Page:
Fashion is a powerful tool, especially for someone in the public eye as much as the first lady. For decades, these women have used garments like lace dresses, low-cut tops, or the famous pantsuit (hi, Hillary!) to communicate with the American people. When successful, a first lady can use her clothing to her advantage to relay a message, other times not so much. Take a trip down memory lane with 40 leading ladies and the fashion that made a statement during their time in the White House.
With her Eurocentric fashions, Jackie Kennedy signaled her plans to infuse the White House with high culture. And when Michelle Obama wore J.Crew gloves, she communicated that she was a first lady for the people.
Enjoy this fun look back at some standout First Ladies throughout history…
Martha Dandrige Custis Washington,1789
As one of the richest women of the late 18th century, Martha Washington had more than enough room to experiment with fashion. She was able to choose between the finest fabrics for her gown, cloak, headpiece, and gloves, as seen here. Her most notable piece of fashion, royal purple silk wedding shoes from her wedding to George, is considered “the Manolo Blahniks of her time.”
Dolley Payne Todd Madison, 1810s
As a former Quaker, Dolley Madison was used to wearing more modest clothing, but that changed when she left the faith. She then started wearing low-cut dresses made famous during the Napoleonic Era that were rich in color, with fabrics that made her “look like a Queen” to spectators.
Angelica Singleton Van Buren, 1840
Helping her widowed uncle, President Martin Van Buren, Angelica Singleton Van Buren became the first lady at 21 years old. Keeping up with the trends of the time, she liked to wear her hair in tight ringlets, often using feathers as hair accessories with off-the-shoulder gowns.
Harriet Rebecca Lane Johnston, 1860
The niece of James Buchanan is considered to be the Jackie Kennedy of her time. Most notably, she made national headlines for her “very” low-cut European-style dress that she wore to her uncle’s inauguration. The dress, pictured here, was a hit among women, and bodices dropped an inch or two almost instantly.
Mary Todd Lincoln, 1861
Like we said in the previous slide, Lane Johnston’s dress was a hit. The next first lady, Mary Todd Lincoln, loved the dress style so much she wore something similar to her husband’s inauguration. As you can see, she liked her items lavish and is said to have gone $20,000 over the Congressional budget due to her spending habits.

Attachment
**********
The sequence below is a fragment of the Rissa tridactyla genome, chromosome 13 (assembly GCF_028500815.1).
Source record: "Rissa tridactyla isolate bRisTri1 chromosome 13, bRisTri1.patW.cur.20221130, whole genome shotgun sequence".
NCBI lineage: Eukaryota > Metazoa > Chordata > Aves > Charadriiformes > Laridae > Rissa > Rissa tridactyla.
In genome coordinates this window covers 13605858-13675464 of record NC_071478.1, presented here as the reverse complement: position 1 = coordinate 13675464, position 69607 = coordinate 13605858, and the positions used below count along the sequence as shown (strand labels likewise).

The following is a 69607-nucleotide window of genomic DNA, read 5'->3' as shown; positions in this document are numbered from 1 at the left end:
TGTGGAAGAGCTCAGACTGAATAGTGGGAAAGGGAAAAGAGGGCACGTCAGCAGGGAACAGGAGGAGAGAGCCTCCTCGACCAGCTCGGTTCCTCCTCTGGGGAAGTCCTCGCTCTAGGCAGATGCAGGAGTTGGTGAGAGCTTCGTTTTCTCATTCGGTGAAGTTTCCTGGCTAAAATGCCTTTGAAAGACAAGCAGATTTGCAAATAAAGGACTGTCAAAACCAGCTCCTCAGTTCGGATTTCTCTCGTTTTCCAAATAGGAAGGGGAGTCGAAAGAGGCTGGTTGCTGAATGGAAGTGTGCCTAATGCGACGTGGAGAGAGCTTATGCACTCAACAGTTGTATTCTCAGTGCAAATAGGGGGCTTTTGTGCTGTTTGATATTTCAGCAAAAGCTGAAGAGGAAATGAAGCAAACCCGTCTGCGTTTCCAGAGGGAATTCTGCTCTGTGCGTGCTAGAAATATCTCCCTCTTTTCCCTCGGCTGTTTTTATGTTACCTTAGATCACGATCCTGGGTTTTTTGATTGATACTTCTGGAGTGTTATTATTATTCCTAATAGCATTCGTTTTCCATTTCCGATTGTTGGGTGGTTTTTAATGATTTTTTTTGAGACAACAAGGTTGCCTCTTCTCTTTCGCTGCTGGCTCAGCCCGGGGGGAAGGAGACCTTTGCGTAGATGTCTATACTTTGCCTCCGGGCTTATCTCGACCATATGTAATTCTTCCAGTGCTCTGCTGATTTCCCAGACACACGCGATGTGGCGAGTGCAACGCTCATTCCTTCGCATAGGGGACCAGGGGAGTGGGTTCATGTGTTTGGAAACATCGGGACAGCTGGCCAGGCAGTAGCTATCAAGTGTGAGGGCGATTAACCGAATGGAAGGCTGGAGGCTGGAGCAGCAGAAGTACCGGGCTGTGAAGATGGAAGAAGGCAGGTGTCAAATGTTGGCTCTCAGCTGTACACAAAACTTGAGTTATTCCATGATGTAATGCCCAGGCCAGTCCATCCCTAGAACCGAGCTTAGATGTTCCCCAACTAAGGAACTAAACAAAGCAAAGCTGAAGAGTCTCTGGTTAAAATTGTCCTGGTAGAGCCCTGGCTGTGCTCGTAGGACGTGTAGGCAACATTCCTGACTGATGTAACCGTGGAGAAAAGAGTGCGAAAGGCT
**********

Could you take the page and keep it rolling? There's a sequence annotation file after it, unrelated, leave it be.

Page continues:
Frances Folsom Cleveland, 1886
Frances Folsom Cleveland was a rule-breaker and caused many controversies when she continually donned dresses that showed off her bare neck, shoulders, and arms. (I mean how gorgeous is this dress though?!) According to Time, the Women’s Christian Temperance Union got so fed up that they issued a petition asking her to stop wearing these dresses. She ignored them.
Ida Saxton McKinley, 1900
During a trip to Belgium, Ida Saxton McKinley was so shocked by what the workers went through to make the lace she bought, so she did as much as she could to help support them. According to the National First Ladies’ Library, this meant a majority of her custom-made dresses featured a significant amount of lace. This inspired many other women to try to replicate the same look.
Grace Goodhue Coolidge, 1927
Compared to her partner, Grace Goodhue Coolidge liked to make a statement and vocalized that through her clothing. She often wore sleek shift dresses in bright colors with outlandish hats. According to the National Museum of American History, her husband would surprise her and pick out her outfits.
Mamie Doud Eisenhower, 1953
Mamie Doud Eisenhower wore this bubblegum pink shade so much during her time as first lady. It eventually became known as “Mamie pink” and was donned by most women in the ’50s and early ’60s.
Jacqueline Kennedy Onassis, 1963
During her time as first lady and for years after, Jackie O. designed most of her clothes. She’s probably the most memorable fashionable first lady in history, and it’s easy to see why.
Patricia Nixon, 1969
Patricia Nixon was considered a fashion trailblazer even before her husband was sworn in as president. At her husband’s 1969 inauguration, she wore a fur hat, rather than a cloth one, and a bright pink coat trimmed in fur.
Betty Ford, 1976
While she may have only been the first lady for little over two years, the former Martha Graham dancer and department store model was known for her colorful scarves and high-neck collars seen here.
Nancy Davis Reagan, 1985
The former film actress knew how to dress, but most importantly: accessorize. I mean, the gold chain belt? Come on! Nancy Reagan reportedly wore this crimson red color so much that it eventually became known as “Reagan red” among the press.
Barbara Bush, 1991
Even off-duty, Barbara Bush was never seen without her iconic red lipstick or a shade a blue. She always strived to wear red, white, and blue during her time as a former first lady. This outfit definitely checks all of those boxes.
Hillary Clinton, 1997
Here at Marie Claire, we know how influential Hillary is when it comes to first lady fashion. I mean, the pantsuit was practically invented by her, but for history’s sake, we’re highlighting this iconic gem: a deep blue turtleneck with a matching plaid jacket.
Michelle Obama, 2013
Most first ladies before Michelle Obama would never have dared to wear a halter dress, which is why this ruby-red chiffon and velvet halter-neck gown by Jason Wu that she wore to Barack Obama’s second inaugural ball is next-level iconic.
Melania Trump, 2018
The former model has chosen some interesting fashion choices over the past four years, but this creamy outfit that she wore to the Giza Pyramids in Egypt is the most surprising. From the straw brimmed hat to the men’s tie, it shows how far first lady fashion has truly come.
Adapted from MarieClaire.com